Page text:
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Destination China

Destination China

Issue 2 Nov / Dec 2003

Yasmine Chaudhry explores the little-known Islamic heritage and discovers the fascinating depth of Muslim China.

photography Muhibur Rahman


Islam was introduced to China as early as the 7th Century (during the Tang Dynasty) when merchants from Arabia and Persia came to China to trade via the Silk Road. In AD 651, the third Caliph Uthman Ibn Affan sent an envoy to call on the reigning Tang Emperor Gao Zong, and since then Islam began to flourish across this region. In the midst of trade and cultural exchanges across the Asia-Europe continent for the next few centuries, streams of Muslim immigrants from central Asia settled permanently in China. They developed relations with local Chinese Muslim converts and established their faith, building mosques and schools and gradually creating a unique social unit. However, these exchanges gradually diminished during the Ming and Qing (Manchu) Dynasties and they came to a halt with the establishment of the Communist government. It was only in the 1980s under the leadership of Deng Xiaopeng that China slowly opened up to tourists from all over the world.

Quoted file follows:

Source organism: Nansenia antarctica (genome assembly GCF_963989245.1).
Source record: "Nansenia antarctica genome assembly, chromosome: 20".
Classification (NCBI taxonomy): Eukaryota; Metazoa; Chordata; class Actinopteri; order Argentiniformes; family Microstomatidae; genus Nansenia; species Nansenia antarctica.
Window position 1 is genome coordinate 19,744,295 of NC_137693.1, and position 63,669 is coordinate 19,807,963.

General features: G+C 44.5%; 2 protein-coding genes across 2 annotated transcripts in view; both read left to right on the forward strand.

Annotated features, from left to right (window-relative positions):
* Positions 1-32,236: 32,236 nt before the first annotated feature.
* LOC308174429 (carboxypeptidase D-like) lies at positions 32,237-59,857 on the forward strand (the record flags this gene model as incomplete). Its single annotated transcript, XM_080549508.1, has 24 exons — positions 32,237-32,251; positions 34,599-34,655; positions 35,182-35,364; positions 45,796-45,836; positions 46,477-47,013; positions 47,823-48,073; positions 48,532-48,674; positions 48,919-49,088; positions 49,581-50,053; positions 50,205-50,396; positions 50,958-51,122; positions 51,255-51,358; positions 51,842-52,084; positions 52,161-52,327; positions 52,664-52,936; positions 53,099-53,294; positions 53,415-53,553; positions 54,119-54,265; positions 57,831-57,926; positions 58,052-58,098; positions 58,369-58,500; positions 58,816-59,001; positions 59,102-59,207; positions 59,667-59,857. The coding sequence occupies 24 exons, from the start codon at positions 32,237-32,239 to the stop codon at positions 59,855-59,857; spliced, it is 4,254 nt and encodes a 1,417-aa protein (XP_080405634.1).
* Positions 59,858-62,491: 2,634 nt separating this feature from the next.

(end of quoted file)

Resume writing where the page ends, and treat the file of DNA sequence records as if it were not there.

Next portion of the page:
Today China has ten Muslim nationalities, totalling more than 30 million Muslims. They are the Hui, Uighur, Kazakh, Dongxiang, Khalkhas, Salar, Tajik, Uzbek, Baoan and Tartar. These nationalities have their own written and spoken languages and cultures and unique ethnic traditions. When the Republic of China was formed in 1911 the Muslims were recognised as a race in China. Now the Communist Government calls all Muslims the Hui race. The national constitution testified to the freedom of faith. Beijing has about 200,000 Muslims, Xian 60,000 and Shanghai 100,000.